|Joaquina Carreras sings. A frame of Ariel's audiovisual recording|
The parallels with the suppressed story of Lita Morales were uncanny, and left no doubt that, like Lita, Joaquina Carreras must have quit the world of tango, and possibly with bad blood. So at a first spare moment, I went searching for "the real Joaquina" - but unlike the mystery case of Lita Morales, the life path of Joaquina Carreras came to light relatively quickly. She turned out to be a bit of a transient, only coming to BsAs in the second half of the 1920s, and leaving when the Great Depression decimated the artistic world of Argentina. I still don't know what pushed the Argentine tango world to forget her, but possibly it was just the fact that she was a foreign interloper - and a woman in the genre of tango-for-dancing which continued to adamantly reject women for another decade... Of many feminine voices in tango then, all without an exception sang "tango for listening", for the radio and the concert, for the daylight hours. No decent women were yet allowed at night in the sacred and obscene universe of the milongas. So let's pay tribute to the female trailblazer, Joaquina Carreras Torres!
Joaquina was born in 1892 in Seville in the family of a well-known actor Emilio Carreras López. Her father died when she was 23, and in the early news clips about Joaquina, she is invariably called "a beautiful daughter of her untimely departed father". Like her father, Joaquina Carreras acted in comedies,in the theater plays and in the movies, but she's become best known for her soprano voice and her love of folk songs.
Her first known foreign tour was to Cuba in 1921 in a large artistic troupe with her new husband Jose Encinas and their just-born first baby Joaquina Jr. The 21 Sep 1921 New York arrival record of S.S. "Buenos Aires" from Barcelona (in transit for Havana) lists Joaquina as a 20 years old resident of Madrid with blue eyes, 4 ft 11" (some later accounts describe her as a psychologically towering presence, no doubt with an element of a pun). Of course her real age was closer to 29 then, but since her actor husband was several years younger, she must have preferred a little adjustment of age. Joaquina's husband tragically died in 1923, but in the 1924 and 1925 we find her in the entertainment sections of Spanish newspapers as an actress and singer based in Madrid.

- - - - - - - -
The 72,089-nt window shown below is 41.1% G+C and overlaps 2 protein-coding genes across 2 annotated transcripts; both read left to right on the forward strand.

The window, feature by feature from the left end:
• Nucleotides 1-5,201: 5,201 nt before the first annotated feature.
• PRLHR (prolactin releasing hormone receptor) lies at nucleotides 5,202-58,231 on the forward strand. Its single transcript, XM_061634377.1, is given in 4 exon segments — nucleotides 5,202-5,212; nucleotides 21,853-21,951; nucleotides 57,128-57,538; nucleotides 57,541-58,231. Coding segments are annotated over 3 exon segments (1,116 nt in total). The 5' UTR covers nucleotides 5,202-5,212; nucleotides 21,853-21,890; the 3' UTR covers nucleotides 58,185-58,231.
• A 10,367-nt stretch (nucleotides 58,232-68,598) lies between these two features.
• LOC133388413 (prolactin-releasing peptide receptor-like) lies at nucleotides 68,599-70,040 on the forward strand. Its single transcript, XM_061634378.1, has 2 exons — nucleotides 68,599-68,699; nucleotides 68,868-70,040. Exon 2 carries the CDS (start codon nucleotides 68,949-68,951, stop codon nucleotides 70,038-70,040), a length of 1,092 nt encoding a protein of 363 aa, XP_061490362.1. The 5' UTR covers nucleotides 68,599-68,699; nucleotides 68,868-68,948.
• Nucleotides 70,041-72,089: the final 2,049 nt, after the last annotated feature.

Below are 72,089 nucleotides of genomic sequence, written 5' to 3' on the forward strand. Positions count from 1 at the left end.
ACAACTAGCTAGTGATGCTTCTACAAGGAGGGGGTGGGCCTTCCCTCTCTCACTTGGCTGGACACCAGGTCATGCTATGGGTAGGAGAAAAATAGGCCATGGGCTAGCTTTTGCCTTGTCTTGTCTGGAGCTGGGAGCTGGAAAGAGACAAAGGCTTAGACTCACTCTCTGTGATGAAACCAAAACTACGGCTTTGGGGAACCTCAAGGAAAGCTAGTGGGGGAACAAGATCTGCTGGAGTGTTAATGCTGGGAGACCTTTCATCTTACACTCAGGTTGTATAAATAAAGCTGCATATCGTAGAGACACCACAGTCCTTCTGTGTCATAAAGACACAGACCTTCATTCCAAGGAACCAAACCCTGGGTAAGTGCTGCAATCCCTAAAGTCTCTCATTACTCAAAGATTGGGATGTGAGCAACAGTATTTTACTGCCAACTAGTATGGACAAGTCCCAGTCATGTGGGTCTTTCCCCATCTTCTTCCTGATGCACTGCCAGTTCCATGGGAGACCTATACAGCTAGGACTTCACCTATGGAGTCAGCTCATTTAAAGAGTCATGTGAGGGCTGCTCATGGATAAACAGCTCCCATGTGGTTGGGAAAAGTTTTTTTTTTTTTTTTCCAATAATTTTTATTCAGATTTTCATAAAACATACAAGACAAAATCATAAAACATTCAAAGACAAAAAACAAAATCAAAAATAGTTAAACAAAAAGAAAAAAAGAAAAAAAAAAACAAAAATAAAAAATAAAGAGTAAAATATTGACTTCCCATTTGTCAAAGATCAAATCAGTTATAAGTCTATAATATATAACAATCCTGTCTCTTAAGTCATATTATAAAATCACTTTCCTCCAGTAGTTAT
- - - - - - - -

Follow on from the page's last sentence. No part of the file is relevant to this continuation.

In 1929 she records 3 valses and 2 tangos with Guido, in her trademark folk-song style especially evident in their "Valsecito del Antes". The most surprising thing about these records is that she sings estribillo solamente, only the bridge, without the stanzas. This approach was introduced specifically for the dancers by the ever-experimenting Francisco Canaro only a few years earlier, in 1924 (until then, tangos for dancing were strictly instrumental, while vocal tangos for listening, initially also known as tango milongas, always used the complete text with all the stanzas). Estribillista singing is stricktly para bailar, yet no women were allowed to sing for the dancers ever before or for many years after! In the same year Joaquina Carreras takes part in an experimental audiovisual recording of the Ariel studio. And in 1932 she participates in the first experimental TV broadcast in South America!
By 1934, Joaquina Carreras is back in Madrid, singing with the studio sextet of the Union Radio La Palabra and performing in comedies I couldn't resist adding one of the radio program clippings here, because there, in May 1936, she sings "Ojos negros - cancion popular rusa". Of course it must be the tango remix of the famous "Dark Eyes" premiered a year earlier by the spectacular Imperio Argentina (see an earlier story on this blog) As the nation is ravaged by the Civil War and Madrid is besieged, Joaquina briefly disappears from sight again, but beginning in 1940, she's back again, acting in Spanish movie comedies. She died on Nov 20, 1954 in Madrid. Interestingly, her daughter Joaquina "Jr." Encines Carreras moved to Buenos Aires after her mother's death!